Date of Award

Summer 7-18-2023

Degree Type


Degree Name

Master of Science in Integrative Biology (MSIB)



Major Professor

Sarah Guindre-Parker

First Committee Member

Todd Pierson

Second Committee Member

Joel McNeal


Urbanization has brought grave consequences that lead to declines in many species; however, some species thrive in urban ecosystems. This allows us the opportunity to study evolution in real time, as species adapt and change in a new setting. Novel urban ecosystems have led to phenotypic divergence between urban and rural populations. There is a rich body of literature on how songbirds are affected by urbanization, however divergent signaling behaviors are less well understood. Urban color homogenization is well-documented in carotenoid-colored species. However, iridescent plumage is understudied in general, and little is understood about how environmental changes shape iridescent plumage. This study seeks to identify and explain urbanization-induced coloration differences in an iridescent species for the first time. We investigated the role of urbanization, body condition, stress, and preening effort in shaping variation in iridescent plumage coloration. We compared breeding European starlings (Sturnus vulgaris) captured across urban and rural sites to test the urban dulling hypothesis. Plumage coloration was estimated by extracting mean brightness (average area under the curve), full width half maximum (saturation; the width of the percent reflectance curve at half the maximum reflectance value), ultraviolet chroma (saturation; proportion of color in the ultraviolet range of the electromagnetic spectrum), and peak wavelength (hue; the wavelength of maximum percent reflectance) from reflectance spectrophotometry values for the throat, belly and back feathers of free-living birds. In contrast with similar studies on pigment-derived colorful species, European starlings not differ in coloration across a gradient of urbanization. We did find that body condition and preening effort both have a negative relationship with back plumage saturation, though all other plumage coloration variables were uncorrelated to preening or body condition. Since the throat plumage—the most important for courtship displays—was uncorrelated to urbanization our results do not support the idea that plumage dulling occurs in urban starlings to shape mate choice. Instead, iridescence in starlings may be a beneficial trait as this plumage type could be more resilient to the various overly abundant plumage degrading mechanisms common to cities. Future research studies should explore how exactly iridescent plumage resists urban degradation.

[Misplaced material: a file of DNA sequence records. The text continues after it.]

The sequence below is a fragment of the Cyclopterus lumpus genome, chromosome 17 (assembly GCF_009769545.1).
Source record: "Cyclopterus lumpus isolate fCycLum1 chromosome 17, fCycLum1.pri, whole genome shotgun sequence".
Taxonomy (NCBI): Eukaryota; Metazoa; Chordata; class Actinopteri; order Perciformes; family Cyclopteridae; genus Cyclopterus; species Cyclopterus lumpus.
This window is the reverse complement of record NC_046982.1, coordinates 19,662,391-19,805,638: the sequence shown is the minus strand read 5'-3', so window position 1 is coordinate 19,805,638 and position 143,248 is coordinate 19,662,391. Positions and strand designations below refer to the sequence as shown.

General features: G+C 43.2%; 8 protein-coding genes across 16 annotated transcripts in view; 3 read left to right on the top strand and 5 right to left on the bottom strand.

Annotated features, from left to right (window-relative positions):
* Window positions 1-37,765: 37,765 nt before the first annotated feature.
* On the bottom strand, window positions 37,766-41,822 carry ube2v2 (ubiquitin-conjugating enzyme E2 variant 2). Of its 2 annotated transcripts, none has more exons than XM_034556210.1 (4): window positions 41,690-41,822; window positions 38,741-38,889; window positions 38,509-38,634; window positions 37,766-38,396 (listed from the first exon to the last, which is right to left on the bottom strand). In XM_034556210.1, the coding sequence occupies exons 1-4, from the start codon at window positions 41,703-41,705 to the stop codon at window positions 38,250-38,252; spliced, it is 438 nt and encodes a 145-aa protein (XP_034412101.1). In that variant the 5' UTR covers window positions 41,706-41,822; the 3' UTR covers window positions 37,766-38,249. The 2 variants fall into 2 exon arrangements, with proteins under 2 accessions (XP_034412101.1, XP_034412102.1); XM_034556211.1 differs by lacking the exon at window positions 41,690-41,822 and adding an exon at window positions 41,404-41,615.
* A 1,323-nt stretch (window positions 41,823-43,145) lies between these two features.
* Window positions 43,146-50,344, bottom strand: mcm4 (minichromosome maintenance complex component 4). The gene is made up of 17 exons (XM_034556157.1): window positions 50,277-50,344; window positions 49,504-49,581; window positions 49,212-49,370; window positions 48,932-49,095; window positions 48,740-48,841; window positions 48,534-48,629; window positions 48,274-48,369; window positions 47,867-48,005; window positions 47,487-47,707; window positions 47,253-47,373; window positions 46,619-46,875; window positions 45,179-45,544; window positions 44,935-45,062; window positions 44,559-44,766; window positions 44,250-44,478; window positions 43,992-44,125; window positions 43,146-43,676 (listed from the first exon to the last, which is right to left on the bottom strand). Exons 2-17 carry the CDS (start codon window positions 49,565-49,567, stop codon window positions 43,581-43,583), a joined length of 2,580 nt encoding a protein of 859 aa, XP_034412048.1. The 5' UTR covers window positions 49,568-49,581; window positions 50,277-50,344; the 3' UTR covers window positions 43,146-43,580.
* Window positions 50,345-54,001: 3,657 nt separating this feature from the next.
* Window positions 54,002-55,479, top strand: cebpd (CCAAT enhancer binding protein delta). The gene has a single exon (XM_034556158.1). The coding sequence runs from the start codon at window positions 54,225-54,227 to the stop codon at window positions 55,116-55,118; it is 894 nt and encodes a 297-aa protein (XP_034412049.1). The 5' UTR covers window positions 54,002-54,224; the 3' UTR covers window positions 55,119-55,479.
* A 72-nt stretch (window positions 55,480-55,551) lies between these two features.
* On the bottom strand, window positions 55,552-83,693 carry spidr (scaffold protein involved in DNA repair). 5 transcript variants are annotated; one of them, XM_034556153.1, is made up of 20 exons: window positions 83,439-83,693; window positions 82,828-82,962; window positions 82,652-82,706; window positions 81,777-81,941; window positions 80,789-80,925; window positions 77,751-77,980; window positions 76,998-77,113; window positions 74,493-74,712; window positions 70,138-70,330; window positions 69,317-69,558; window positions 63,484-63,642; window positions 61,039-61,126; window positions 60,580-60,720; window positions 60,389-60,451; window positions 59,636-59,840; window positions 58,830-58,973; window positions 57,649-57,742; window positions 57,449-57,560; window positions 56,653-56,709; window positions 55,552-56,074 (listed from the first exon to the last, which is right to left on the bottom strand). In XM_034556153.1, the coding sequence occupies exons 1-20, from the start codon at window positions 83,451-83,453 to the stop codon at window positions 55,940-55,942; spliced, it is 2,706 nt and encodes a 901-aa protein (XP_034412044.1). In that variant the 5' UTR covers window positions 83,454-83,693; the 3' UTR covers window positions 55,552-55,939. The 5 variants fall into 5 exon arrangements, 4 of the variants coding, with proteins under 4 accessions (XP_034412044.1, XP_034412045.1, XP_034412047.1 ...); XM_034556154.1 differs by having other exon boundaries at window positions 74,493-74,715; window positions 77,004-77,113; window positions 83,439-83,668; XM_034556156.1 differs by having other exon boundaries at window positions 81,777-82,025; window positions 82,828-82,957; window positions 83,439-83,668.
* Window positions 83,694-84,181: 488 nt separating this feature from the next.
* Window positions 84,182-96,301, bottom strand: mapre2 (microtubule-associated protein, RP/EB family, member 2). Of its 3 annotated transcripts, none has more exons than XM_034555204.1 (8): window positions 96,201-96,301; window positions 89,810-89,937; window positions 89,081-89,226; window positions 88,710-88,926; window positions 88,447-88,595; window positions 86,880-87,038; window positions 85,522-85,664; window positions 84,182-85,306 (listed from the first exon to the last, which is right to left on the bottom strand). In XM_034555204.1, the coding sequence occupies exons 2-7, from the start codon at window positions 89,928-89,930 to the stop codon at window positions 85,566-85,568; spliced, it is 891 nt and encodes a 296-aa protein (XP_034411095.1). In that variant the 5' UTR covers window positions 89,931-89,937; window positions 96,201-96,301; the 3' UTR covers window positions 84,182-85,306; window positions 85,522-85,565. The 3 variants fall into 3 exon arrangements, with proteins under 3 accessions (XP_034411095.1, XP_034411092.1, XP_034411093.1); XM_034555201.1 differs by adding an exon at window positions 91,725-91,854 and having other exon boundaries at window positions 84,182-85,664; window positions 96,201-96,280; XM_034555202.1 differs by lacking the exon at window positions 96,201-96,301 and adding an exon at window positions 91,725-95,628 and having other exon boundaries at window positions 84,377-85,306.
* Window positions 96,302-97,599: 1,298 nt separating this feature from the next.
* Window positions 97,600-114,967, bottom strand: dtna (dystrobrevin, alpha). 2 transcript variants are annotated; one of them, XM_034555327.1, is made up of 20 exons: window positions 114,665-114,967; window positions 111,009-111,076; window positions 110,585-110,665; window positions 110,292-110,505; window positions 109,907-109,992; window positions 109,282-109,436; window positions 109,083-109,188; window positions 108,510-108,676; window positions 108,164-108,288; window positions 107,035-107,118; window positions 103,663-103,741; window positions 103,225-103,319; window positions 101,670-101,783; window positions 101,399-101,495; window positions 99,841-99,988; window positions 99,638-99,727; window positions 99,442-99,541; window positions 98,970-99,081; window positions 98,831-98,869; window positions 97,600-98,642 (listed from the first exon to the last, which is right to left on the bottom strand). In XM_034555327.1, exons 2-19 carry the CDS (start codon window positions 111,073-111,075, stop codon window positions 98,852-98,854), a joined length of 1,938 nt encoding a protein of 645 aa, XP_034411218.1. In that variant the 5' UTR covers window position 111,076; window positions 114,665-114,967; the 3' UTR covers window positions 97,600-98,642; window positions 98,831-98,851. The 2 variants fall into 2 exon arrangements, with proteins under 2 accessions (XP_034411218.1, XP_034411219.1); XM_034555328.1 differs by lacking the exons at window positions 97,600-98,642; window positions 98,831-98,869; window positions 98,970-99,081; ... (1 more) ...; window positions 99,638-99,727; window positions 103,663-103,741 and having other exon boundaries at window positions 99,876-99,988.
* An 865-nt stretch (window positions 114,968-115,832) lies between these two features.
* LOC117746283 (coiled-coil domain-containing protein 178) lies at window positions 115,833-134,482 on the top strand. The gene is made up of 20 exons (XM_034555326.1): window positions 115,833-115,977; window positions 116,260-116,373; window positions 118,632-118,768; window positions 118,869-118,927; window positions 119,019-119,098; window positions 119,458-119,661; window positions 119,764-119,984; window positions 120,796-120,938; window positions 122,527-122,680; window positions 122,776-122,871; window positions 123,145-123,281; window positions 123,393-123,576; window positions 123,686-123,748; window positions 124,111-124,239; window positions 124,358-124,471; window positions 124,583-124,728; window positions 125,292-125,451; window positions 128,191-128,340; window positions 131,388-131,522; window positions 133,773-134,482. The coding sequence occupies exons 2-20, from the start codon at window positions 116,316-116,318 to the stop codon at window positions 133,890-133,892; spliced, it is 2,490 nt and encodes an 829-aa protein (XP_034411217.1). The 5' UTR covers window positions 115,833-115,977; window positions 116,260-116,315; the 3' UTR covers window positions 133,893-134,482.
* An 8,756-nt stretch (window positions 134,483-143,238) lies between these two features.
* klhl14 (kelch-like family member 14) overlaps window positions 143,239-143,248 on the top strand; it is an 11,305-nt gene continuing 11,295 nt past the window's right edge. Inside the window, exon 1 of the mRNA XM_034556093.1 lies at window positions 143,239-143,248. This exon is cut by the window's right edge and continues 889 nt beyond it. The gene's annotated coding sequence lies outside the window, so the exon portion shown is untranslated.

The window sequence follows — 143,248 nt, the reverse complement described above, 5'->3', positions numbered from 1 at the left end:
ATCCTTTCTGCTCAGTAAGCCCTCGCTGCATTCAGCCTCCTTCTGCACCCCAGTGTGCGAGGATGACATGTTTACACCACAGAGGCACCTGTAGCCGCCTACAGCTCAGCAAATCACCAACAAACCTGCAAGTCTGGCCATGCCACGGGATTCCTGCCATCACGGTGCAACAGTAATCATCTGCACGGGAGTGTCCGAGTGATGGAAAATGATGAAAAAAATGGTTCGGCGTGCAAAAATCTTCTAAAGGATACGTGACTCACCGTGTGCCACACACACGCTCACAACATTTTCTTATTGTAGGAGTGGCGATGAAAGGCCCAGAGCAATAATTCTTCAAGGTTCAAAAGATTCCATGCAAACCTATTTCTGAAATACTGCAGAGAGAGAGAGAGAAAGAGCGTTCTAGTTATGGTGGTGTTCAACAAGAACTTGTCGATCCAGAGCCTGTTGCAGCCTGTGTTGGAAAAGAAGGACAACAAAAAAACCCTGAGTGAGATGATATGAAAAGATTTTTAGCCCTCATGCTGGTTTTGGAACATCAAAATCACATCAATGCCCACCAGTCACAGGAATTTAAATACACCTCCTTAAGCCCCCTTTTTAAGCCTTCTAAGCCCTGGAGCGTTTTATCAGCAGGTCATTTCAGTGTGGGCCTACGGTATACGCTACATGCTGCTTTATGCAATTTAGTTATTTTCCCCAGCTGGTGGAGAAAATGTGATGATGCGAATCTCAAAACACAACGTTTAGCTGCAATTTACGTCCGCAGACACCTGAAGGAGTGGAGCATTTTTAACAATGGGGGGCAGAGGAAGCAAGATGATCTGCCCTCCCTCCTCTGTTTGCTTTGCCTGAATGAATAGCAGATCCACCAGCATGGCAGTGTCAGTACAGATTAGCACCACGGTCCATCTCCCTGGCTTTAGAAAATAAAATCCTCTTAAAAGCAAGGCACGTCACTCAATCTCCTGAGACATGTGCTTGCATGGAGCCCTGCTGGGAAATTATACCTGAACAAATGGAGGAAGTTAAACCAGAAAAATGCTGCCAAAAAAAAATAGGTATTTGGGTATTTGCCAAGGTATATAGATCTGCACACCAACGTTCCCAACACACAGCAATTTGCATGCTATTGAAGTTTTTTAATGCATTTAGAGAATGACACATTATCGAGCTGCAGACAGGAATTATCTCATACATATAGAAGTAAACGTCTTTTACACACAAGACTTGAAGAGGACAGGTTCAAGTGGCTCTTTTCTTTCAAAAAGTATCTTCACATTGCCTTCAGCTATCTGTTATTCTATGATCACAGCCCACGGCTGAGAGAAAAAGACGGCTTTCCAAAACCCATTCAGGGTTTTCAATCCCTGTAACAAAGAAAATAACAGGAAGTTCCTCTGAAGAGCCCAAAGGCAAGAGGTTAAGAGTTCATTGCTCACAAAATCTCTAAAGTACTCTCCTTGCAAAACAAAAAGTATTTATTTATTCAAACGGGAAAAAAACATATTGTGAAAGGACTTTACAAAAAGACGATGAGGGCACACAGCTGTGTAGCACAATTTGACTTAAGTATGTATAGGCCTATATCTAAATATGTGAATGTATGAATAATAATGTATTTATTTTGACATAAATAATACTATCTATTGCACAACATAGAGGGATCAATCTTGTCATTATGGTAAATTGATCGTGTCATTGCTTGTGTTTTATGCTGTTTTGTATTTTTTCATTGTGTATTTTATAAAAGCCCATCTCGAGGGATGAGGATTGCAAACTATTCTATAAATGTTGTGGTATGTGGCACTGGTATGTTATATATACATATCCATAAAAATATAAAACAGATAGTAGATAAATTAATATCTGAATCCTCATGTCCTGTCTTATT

Available for download on Thursday, July 18, 2024